# union/intersection

• Mar 7th 2011, 11:04 PM
jzellt
union/intersection
Show that if A and B are distinct points, then the intersection of (ray(AB) and ray(BA)) = lineSegment(AB).

Show that if A and B are distinct points, then the union of (ray(AB) and ray(BA)) = the whole line (AB).

Can someone show these proofs. Thanks
• Mar 8th 2011, 01:55 AM
HallsofIvy
what are the definitions of "ray" "segment", "line" as well as "intersection" and "union"?
• Mar 8th 2011, 02:20 AM
emakarov
I see only one reason for proving statements that are generally clear to preschool children, and that is to justify the statements in a very specific way, according to carefully chosen definitions and laws of reasoning. This is what a quote by Bertrand Russell from this thread talks about.
Quote:

The most obvious and easy things in mathematics are not those that come logically at the beginning; they are things that, from the point of view of logical deduction, come somewhere the in middle. Just as the easiest bodies to see are those that are neither very near nor very far, neither very small nor very great, so the easiest conceptions to grasp are those that are neither very complex nor very simple (using "simple" in a logical sense). And as we need two sorts of instruments, the telescope and the microscope, for the enlargement of our visual powers, so we need two sorts of instruments for the enlargement of our logical powers, one to take us forward to the higher mathematics, the other to take us backward to the logical foundations of the things that we are inclined to take for granted in mathematics.
So, to bring people on the same page, you need to describe what type of microscope and other instruments you are using.
• Mar 8th 2011, 05:20 AM
TheChaz
Mostly out of curiosity, I've tried to formalize the notion of "ray":

Quote:

Given distinct points A, B, we denote ray(AB) by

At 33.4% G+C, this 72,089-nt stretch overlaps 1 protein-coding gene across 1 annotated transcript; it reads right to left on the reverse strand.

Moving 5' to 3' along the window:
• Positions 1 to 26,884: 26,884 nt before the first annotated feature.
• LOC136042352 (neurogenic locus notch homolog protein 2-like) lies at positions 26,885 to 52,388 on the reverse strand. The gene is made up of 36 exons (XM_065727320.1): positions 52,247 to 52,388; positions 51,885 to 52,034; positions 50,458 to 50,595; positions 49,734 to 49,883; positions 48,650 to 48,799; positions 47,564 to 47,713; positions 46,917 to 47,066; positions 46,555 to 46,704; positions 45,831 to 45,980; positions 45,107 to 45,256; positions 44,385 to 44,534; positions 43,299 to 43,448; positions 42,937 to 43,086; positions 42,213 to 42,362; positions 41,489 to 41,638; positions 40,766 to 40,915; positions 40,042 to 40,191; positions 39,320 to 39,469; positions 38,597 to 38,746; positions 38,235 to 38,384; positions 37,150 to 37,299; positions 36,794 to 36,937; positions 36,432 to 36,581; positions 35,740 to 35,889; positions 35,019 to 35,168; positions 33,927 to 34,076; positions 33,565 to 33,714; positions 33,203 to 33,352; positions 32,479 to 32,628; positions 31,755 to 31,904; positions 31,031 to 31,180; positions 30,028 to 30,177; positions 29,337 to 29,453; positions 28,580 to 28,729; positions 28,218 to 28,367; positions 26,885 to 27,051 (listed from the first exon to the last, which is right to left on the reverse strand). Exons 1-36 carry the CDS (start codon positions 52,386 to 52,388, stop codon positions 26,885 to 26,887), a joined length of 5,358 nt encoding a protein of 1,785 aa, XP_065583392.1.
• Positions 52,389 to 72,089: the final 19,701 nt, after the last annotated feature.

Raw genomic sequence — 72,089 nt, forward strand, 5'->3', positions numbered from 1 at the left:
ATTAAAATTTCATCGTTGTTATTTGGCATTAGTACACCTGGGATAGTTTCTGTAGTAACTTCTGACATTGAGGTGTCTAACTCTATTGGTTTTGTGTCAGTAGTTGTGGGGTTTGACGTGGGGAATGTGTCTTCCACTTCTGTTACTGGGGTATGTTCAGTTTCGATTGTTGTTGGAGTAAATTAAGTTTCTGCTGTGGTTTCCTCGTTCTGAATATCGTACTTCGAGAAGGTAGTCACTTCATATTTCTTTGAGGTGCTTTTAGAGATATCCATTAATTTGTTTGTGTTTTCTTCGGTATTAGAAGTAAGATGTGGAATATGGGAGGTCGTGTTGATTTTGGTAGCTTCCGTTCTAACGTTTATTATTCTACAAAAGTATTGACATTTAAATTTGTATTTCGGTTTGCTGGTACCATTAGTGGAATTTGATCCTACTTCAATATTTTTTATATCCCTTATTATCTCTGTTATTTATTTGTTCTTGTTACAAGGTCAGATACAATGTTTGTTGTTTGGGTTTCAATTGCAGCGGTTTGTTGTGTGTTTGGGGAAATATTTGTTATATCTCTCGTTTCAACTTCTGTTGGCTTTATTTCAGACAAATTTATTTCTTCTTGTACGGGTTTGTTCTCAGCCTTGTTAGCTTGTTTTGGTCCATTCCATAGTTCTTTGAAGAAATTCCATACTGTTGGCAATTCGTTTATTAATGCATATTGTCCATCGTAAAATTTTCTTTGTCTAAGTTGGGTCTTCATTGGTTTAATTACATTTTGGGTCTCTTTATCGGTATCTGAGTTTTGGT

$\displaystyle \underset{AB}{\rightarrow}$
$\displaystyle :=\begin{Bmatrix} A + T(B - A): 0 \leq T \end{Bmatrix}$
Similarly, we could arrive at segment AB by restricting $\displaystyle T \leq 1$ and a line would result from T ranging across the reals.

Not that these will necessarily have anything to do with the OP's definitions... just wondering what you guys think about these proposed definitions!
• Mar 8th 2011, 06:18 AM
Plato
Quote:

Originally Posted by TheChaz
Mostly out of curiosity, I've tried to formalize the notion of "ray":

Actually in axiomatic geometry (synthetic) we begin with a line segment $\displaystyle \overline{AB}=\{X:X=A,~X=B\text{ or }A-X-B\}$.
Then proceed to define a ray $\displaystyle \overrightarrow {AB} = \overline{AB}\cup\{X:A-B-X\}$.
That why Prof. Halls asked for definitions. If they are somewhat standard, as the one I gave then this a trivial question.
• Mar 8th 2011, 06:51 AM
TheChaz
I am certainly in agreement that some semantic standards be met before proceeding.
In your example, what is "A - X - B"? If it reads "X is between A and B", then how to we define betweenness?
• Mar 8th 2011, 07:06 AM
Plato
Quote:

Originally Posted by TheChaz
I am certainly in agreement that some semantic standards be met before proceeding. In your example, what is "A - X - B"? If it reads "X is between A and B", then how to we define betweenness?

Betweenness is not defined.
In the Hilbert/Moore axiom system the undefined terms are: point, line, lie on, between,& congruent..
There are no numbers as such in synthetic geometry.

Now Ed Moise was one of Moore's PhD students. In his book he does introduce a Ruler Postulate by which he defines between in terms of coordinates. I found that this works best with undergraduates , participially mathed majors.
• Mar 8th 2011, 01:00 PM
jzellt
Plato is correct about the definiton of ray that we are using. And betweenness has been defined. So, can anyone show the proof?
• Mar 8th 2011, 01:23 PM
Plato
These two are very straightforward.
Look at the definitions.
$\displaystyle \overrightarrow {AB} = \overline {AB} \cup \left\{ {X:A - B - X} \right\}$ and and $\displaystyle \overrightarrow {BA} = \overline {BA} \cup \left\{ {X:B -A- X} \right\}$

You know that $\displaystyle \overline{AB}=\overline{BA}$.
If $\displaystyle X-A-B$ then $\displaystyle X\notin\overrightarrow {AB}$.

Now you do something with $\displaystyle \overrightarrow {AB}\cup\overrightarrow {BA}$ and $\displaystyle \overrightarrow {AB}\cap\overrightarrow {BA}$.
Show us what you do.